Sabis stops Hoosac Valley boys basketball in W. Mass. D-III title game


AMHERST -- Hoosac Valley's calling card on offense all boys basketball season has been its inside-outside attack.

Saturday, the No. 1 seed Sabis Bulldogs' inside-outside attack was more potent, leading them to a 71-56 win over the Hurricanes in the Western Massachusetts Division III final.

"That's usually our game," Hoosac coach Bill Robinson said. "We had no outside game today. I don't think we hit a three today."

Sabis guard Nelson Zayas started the game hot from 3-point land, and in the second half, solid rebounding from Xavier Stamp also helped seal the win.

The Bulldogs' penetration led to open looks for Zayas. The guard knocked down three 3-pointers in the first half, leading the Bulldogs with 13 points at halftime. He added three more 3-pointers in the second half to end with 24 points.

"It's very tough when you've got someone going like Zayas," Robinson said. "If Zayas misses and Stamp's rebounding, and they get second chances and third chances to get the ball back out to Zayas, he's going to hit them."

Sabis looked to attack the Hoosac defense to start. Sabis drove to the basket often, finishing with layups and kicking to shooters.

"We didn't want to just settle for jump shots," Sabis coach John Williams said. "We wanted to attack and force them to play us and get everybody involved.

"We knew they were going to try to key on Nelson, but we didn't want everything to hinge on him. We wanted to be more aggressive offensively."

Zayas did his damage from the outside, but Sabis forward Stamp did the heavy lifting on the inside. Stamp pulled down eight first-half rebounds to go along with eight points. He finished with 14 points and 13 rebounds.

Sabis opened the third quarter on a 6-2 run, putting them up nine to start the second half. Hoosac would battle back with an 8-3 run of its own, capped by a Matt Braman jumper with less than four minutes remaining in the quarter, cutting its deficit to seven.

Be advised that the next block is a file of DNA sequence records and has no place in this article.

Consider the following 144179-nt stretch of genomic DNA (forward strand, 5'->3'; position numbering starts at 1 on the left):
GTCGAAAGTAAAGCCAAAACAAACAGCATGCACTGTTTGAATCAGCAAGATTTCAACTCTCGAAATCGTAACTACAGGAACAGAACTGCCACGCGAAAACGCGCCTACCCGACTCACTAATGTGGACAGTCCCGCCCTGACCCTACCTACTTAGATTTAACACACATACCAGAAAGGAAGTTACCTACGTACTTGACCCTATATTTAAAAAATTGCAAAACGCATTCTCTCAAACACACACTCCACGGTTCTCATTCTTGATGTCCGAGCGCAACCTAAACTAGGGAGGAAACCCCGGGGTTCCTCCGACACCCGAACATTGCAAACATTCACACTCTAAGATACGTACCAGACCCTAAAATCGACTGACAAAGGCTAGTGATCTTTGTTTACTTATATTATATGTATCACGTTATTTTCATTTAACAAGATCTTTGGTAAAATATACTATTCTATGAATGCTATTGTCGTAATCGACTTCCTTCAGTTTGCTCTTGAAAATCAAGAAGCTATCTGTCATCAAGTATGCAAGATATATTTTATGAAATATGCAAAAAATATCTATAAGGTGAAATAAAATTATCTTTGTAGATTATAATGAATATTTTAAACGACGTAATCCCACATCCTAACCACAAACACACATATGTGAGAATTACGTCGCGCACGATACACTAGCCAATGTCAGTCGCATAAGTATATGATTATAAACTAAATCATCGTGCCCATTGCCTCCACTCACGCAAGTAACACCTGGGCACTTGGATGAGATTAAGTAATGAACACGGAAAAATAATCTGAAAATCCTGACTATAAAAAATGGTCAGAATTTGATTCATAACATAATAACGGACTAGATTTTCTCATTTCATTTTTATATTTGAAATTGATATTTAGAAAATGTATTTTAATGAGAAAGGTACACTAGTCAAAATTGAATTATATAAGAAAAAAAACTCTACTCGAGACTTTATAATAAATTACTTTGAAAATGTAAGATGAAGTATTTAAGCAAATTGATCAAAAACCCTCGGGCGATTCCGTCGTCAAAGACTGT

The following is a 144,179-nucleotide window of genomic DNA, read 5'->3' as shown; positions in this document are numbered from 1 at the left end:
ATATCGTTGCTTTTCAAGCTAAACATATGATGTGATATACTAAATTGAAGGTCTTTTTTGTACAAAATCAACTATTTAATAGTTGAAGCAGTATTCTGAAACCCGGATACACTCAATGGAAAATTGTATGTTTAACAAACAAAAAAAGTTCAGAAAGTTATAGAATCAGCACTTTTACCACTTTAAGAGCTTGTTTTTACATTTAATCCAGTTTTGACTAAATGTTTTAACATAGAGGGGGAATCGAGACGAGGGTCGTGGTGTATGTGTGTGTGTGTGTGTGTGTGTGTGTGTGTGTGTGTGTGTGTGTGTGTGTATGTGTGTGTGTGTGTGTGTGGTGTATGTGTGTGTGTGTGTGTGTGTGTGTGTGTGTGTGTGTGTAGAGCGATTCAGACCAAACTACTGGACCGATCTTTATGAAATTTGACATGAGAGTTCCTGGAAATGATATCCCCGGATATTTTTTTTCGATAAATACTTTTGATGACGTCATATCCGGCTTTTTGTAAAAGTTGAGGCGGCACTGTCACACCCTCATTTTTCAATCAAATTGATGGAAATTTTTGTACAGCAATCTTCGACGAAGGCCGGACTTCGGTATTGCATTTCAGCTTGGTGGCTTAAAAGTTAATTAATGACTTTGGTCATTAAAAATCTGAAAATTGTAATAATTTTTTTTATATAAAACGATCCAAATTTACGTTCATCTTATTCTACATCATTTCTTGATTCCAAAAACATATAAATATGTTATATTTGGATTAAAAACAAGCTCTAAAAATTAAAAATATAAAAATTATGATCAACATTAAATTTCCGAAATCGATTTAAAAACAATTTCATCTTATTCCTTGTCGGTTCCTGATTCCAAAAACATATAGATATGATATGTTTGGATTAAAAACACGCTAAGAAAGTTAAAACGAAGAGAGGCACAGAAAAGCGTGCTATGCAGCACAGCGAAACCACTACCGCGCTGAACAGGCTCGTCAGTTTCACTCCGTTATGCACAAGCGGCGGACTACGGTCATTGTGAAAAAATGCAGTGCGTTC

A Jameson Coughlan layup at the end of the third cut Sabis' lead to five, but a cold final quarter from the floor would doom the Hurricanes.

Zayas opened the fourth with a 3-pointer. The teams traded baskets, and after Matt Koperniak split a pair of free throws, the Hurricanes fell into a lengthy cold streak.

Sabis went on an 8-0 run during that streak, and Hoosac wouldn't score again until Koperniak completed an and-one layup with 1:42 remaining.

After the foul shot, Hoosac still trailed by 11. A Braman layup would be Hoosac's final basket.

"They just beat us," Robinson said. "They're quick. Their athleticism is off the charts -- it's a great team. They're the No. 1 seed for a reason. They took it to us today."

Hoosac guard Sean Ryan-Kut said Sabis played very physical defense to limit the team's scoring.

"They came out in a full-court man [pressure]," he said. "They made it hard for us to start our offense. They really close out on shooters and we couldn't get easy shots."

Sabis started the game with an effective offensive plan, but in the second quarter, Hoosac's offense started to show some life. The inside-outside combo of Trevor Alibozek and Jameson Coughlan helped keep Hoosac in the game.

Coughlan's layup, plus a free throw, cut Sabis' lead to four with midway through the second quarter. Three straight points from Alibozek tied the game at 28 with 1:30 left in the half.

A 3-pointer by Tyvon Hodge and an Amari Brown fastbreak layup at the buzzer allowed Sabis to take a five-point lead into halftime.

Overall, Robinson said once the pain of the loss wears off, his team will appreciate the run it put together this season.

"This was their first taste of the tournament," Robinson said. "They had a heck of a run. Beating Greenfield at home, beating an undefeated Renaissance team. We just came up short today.

"After we get in the bus and go home and sleep it off, we'll look back and say these guys had a very special season."

To reach Akeem Glaspie:,
or (413) 496-6252.
On Twitter: @THEAkeemGlaspie.


If you'd like to leave a comment (or a tip or a question) about this story with the editors, please email us. We also welcome letters to the editor for publication; you can do that by filling out our letters form and submitting it to the newsroom.

Powered by Creative Circle Media Solutions